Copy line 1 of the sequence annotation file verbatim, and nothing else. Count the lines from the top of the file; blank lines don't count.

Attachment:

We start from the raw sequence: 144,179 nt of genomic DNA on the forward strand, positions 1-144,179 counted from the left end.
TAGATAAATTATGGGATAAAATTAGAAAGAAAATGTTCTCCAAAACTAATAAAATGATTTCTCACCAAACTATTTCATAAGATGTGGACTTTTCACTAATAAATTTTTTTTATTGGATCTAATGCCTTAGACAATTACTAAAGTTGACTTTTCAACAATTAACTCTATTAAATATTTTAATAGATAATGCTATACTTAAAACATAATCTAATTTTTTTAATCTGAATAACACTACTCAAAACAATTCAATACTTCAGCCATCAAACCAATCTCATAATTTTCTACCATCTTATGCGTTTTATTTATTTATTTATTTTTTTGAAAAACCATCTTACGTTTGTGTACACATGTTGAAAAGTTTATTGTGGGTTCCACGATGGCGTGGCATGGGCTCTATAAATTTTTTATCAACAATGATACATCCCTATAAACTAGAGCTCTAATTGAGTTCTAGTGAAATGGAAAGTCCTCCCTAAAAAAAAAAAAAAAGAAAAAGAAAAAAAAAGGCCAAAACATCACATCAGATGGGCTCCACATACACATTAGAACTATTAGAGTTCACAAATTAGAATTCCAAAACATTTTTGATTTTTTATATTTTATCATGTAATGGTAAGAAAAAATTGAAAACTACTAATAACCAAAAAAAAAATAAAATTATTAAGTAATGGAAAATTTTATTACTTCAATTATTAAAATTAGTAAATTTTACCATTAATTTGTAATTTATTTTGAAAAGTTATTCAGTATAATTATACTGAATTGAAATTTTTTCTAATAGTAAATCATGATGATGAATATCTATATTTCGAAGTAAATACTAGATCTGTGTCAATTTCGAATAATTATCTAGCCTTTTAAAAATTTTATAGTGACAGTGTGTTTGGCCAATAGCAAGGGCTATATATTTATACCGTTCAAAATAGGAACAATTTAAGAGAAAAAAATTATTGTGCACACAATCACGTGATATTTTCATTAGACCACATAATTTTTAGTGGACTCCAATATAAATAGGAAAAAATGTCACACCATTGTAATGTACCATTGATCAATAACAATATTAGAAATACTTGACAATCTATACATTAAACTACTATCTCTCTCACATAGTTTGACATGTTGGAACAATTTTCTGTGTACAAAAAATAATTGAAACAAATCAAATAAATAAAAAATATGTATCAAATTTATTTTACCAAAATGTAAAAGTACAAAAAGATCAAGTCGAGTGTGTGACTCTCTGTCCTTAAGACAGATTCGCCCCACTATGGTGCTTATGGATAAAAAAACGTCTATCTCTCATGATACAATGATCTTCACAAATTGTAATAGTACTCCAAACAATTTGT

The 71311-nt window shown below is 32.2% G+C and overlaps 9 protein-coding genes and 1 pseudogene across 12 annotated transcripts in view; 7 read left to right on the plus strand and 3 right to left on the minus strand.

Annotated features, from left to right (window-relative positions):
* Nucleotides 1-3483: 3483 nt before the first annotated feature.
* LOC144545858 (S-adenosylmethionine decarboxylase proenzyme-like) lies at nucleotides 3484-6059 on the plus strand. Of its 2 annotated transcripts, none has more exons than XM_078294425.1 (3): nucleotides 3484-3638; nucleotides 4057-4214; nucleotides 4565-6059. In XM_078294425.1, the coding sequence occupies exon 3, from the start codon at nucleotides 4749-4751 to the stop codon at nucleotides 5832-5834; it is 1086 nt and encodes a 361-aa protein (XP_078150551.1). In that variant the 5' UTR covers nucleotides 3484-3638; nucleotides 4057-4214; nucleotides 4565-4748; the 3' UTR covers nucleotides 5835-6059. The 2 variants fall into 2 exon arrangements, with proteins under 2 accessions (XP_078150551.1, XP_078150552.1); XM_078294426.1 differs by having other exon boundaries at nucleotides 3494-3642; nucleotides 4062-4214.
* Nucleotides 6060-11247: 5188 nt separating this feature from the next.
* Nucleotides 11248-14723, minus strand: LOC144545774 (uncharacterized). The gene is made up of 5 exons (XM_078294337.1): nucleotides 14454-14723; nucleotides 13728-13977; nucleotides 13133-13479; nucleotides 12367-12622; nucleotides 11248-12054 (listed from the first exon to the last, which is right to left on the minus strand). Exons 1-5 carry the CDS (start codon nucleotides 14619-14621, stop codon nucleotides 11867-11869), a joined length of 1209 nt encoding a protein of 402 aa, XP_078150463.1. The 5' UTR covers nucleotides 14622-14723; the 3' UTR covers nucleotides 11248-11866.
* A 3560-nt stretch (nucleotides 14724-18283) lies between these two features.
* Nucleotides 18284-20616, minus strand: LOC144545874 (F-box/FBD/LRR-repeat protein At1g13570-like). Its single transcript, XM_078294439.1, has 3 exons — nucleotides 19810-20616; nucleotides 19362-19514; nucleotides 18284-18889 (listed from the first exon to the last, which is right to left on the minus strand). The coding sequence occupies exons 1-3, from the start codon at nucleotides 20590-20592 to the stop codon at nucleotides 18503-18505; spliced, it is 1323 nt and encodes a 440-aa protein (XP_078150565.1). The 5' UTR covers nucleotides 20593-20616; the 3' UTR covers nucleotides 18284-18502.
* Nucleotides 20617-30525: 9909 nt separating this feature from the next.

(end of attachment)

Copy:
We start from the raw sequence: 144,179 nt of genomic DNA on the forward strand, positions 1-144,179 counted from the left end.